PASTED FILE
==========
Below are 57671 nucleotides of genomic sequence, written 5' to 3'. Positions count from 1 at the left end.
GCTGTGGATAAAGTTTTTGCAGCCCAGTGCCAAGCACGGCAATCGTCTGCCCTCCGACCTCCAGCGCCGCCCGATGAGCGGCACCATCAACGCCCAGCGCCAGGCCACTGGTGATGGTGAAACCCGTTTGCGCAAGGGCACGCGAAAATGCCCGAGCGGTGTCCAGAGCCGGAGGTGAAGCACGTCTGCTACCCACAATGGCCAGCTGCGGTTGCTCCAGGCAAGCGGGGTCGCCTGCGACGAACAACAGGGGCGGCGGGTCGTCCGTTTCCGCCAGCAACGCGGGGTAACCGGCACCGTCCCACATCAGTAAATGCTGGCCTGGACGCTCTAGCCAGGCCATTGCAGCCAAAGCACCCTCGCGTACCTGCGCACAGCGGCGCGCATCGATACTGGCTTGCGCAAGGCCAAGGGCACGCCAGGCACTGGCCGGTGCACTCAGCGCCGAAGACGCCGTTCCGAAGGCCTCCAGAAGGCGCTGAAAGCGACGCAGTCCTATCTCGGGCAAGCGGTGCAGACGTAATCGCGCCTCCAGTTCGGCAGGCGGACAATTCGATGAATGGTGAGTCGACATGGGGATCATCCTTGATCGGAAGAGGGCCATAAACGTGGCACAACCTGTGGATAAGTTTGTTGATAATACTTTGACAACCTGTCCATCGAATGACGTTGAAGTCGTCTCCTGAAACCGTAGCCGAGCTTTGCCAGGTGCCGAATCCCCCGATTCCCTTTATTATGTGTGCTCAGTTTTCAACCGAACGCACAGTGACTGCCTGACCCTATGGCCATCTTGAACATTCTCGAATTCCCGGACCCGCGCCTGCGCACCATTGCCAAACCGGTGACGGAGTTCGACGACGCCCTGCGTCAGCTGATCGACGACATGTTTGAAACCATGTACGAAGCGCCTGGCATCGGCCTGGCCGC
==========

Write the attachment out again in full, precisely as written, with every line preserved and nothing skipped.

Below are 57671 nucleotides of genomic sequence, written 5' to 3'. Positions count from 1 at the left end.
GCTGTGGATAAAGTTTTTGCAGCCCAGTGCCAAGCACGGCAATCGTCTGCCCTCCGACCTCCAGCGCCGCCCGATGAGCGGCACCATCAACGCCCAGCGCCAGGCCACTGGTGATGGTGAAACCCGTTTGCGCAAGGGCACGCGAAAATGCCCGAGCGGTGTCCAGAGCCGGAGGTGAAGCACGTCTGCTACCCACAATGGCCAGCTGCGGTTGCTCCAGGCAAGCGGGGTCGCCTGCGACGAACAACAGGGGCGGCGGGTCGTCCGTTTCCGCCAGCAACGCGGGGTAACCGGCACCGTCCCACATCAGTAAATGCTGGCCTGGACGCTCTAGCCAGGCCATTGCAGCCAAAGCACCCTCGCGTACCTGCGCACAGCGGCGCGCATCGATACTGGCTTGCGCAAGGCCAAGGGCACGCCAGGCACTGGCCGGTGCACTCAGCGCCGAAGACGCCGTTCCGAAGGCCTCCAGAAGGCGCTGAAAGCGACGCAGTCCTATCTCGGGCAAGCGGTGCAGACGTAATCGCGCCTCCAGTTCGGCAGGCGGACAATTCGATGAATGGTGAGTCGACATGGGGATCATCCTTGATCGGAAGAGGGCCATAAACGTGGCACAACCTGTGGATAAGTTTGTTGATAATACTTTGACAACCTGTCCATCGAATGACGTTGAAGTCGTCTCCTGAAACCGTAGCCGAGCTTTGCCAGGTGCCGAATCCCCCGATTCCCTTTATTATGTGTGCTCAGTTTTCAACCGAACGCACAGTGACTGCCTGACCCTATGGCCATCTTGAACATTCTCGAATTCCCGGACCCGCGCCTGCGCACCATTGCCAAACCGGTGACGGAGTTCGACGACGCCCTGCGTCAGCTGATCGACGACATGTTTGAAACCATGTACGAAGCGCCTGGCATCGGCCTGGCCGC